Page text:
Even after an appeal in the Tenth Circuit Court of Appeals, the bank was denied its right to serve the marijuana industry. And banks will continue to be denied the ability to offer marijuana banking because it’s required that banks abide by federal law, no matter what the state law allows.

“We are in a space right now where the state of Colorado is saying to these incumbent banks but not new entrants, ‘Please service the marijuana-related businesses.’ But the federal government is saying, ‘If you do that, you’re engaged in money laundering for an illegal activity,’ Conti-Brown says. “Normally, it’s more harmonious than that. It’s okay for one state moving in this direction, one state moving in that direction, the federal government stepping aside. That is how federalism works, and it has been our system for many years. But banking has not been a state-based system arguably since the 1860s.”

So, what’s the solution? Professor Conti-Brown sees three approaches that the U.S. could take to solve the marijuana banking problem: two to reject and one to accept. No matter what the government decides, the only decision that Conti-Brown believes is not workable is ignoring the issue or it will soon become a public policy crisis. His three policy solutions are:

  1. Do Nothing. Congress can retain the status quo. This strategy will help the federal government avoid a fevered pitch of instability until tension reaches a crises point at which point a policy decision will have to be made.
  2. Legalize Completely. On the opposite end of the spectrum, the government could follow Colorado’s example and completed decriminalized marijuana and create a single policy for the entire country. The problem here is that authority is taken from the states, and too much is unknown about marijuana to impose a national solution.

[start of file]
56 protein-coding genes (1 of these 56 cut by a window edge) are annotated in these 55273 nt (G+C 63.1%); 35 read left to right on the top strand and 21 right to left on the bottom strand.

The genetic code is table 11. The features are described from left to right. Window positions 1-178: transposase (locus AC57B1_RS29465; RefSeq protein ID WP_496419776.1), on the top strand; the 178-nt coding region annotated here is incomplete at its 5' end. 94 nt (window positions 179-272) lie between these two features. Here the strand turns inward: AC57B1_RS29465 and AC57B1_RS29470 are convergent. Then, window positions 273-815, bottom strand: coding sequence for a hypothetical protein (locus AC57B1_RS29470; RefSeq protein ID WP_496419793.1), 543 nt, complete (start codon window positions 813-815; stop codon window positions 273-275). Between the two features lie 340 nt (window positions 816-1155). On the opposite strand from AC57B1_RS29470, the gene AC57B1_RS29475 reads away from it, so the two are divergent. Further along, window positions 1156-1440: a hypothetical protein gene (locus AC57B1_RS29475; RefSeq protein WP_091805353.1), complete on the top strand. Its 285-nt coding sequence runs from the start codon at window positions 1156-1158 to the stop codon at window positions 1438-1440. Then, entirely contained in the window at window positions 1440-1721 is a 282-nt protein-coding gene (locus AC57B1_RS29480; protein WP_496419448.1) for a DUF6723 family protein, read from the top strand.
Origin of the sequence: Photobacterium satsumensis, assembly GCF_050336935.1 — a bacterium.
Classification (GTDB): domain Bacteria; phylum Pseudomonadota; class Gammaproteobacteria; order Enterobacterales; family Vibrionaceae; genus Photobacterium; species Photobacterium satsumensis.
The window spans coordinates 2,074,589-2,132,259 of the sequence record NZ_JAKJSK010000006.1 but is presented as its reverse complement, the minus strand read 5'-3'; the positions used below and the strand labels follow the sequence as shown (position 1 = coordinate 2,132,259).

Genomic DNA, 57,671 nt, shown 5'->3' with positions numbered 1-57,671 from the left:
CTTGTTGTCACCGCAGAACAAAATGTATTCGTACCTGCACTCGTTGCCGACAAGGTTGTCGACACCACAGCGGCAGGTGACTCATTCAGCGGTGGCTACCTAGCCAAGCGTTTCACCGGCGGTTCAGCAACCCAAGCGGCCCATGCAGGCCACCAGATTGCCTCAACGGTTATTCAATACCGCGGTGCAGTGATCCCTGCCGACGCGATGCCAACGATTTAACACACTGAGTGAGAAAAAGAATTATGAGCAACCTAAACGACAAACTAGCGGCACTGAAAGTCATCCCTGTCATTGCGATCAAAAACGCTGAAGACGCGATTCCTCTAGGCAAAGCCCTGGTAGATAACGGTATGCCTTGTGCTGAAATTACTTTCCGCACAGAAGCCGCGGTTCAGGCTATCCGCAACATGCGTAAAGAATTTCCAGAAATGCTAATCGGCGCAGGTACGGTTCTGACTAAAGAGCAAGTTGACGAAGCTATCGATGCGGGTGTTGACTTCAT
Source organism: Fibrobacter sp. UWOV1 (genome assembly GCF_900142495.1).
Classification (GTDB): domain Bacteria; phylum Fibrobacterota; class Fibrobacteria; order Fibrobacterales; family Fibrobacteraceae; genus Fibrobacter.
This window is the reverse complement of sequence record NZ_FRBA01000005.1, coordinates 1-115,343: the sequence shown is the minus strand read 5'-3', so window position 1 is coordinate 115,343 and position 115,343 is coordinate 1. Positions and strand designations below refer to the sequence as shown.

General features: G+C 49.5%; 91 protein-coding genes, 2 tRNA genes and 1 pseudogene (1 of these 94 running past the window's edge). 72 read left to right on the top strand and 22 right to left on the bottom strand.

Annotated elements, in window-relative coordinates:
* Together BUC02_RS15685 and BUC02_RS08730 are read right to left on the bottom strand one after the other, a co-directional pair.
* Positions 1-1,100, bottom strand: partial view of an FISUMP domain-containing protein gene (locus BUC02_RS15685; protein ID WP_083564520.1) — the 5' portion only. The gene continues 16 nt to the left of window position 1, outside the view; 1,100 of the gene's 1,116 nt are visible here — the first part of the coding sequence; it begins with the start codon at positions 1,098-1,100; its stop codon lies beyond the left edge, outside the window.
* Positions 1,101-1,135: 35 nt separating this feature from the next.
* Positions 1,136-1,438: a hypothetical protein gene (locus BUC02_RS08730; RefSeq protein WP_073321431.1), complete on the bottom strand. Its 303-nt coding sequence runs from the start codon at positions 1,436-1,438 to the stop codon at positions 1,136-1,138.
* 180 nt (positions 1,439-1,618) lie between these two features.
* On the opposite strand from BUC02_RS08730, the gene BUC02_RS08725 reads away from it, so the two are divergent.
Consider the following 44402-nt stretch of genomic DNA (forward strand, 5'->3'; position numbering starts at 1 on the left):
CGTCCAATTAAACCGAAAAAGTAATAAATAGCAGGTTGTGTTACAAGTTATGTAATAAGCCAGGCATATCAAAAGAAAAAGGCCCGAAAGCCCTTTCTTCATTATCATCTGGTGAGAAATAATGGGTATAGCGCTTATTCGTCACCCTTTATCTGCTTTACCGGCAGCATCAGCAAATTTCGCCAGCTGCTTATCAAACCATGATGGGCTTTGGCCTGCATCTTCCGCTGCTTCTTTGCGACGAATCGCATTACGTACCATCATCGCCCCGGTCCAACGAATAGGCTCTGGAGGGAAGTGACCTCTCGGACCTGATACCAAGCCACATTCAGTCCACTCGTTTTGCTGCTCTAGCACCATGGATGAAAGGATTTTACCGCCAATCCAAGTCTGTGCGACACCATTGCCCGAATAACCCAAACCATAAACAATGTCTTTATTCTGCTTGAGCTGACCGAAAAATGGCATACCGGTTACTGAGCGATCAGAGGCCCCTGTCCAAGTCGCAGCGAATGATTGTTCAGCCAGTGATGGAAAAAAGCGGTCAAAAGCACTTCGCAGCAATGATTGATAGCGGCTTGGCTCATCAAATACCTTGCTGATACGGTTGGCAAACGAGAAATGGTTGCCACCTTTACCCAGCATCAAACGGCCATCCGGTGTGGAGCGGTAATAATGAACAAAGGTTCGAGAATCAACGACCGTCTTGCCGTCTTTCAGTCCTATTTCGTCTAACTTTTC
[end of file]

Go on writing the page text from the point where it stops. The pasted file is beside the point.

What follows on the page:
3. Tailored Approach. The best option is a tailored approach that leaves marijuana legalization in the hands of the states. However, there would also need to be a more middle-of-the-road approach to marijuana via the government.

In the tailored approach to marijuana policy, Conti-Brown sees four areas where the government will need to make changes.

  1. The federal government needs to treat marijuana as it does alcohol and tobacco, giving the states license to control the drug as they see fit in their borders.
  2. Congress should reclassify marijuana as a Schedule II drug, allowing broader use and experimentation.
  3. Legislation should be changed to allow existing financial institutions to service marijuana-related businesses.
  4. Financial regulators should have an official policy to grant access to share or deposit insurance to banking institutions that work with marijuana-related businesses.

“This house divided can’t stand,” Professor Conti-Brown says. “There are going to be real issues with marijuana-related businesses being held up at gunpoint because they’ve got a bad cash management system. Maybe people will be hurt or, God forbid, killed. These are the risks of having a partially legalized business. These are the risks of the gray market, which is what marijuana is in Colorado. You can bet once this punches through to a national conversation that our legislative policy decisions have created a crisis, then I think we can expect Congress to react—because that’s what Congress does.”

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About the Author


Kelly Vo    

Kelly Vo is a writer who specializes in covering MBA programs, digital marketing, and personal development.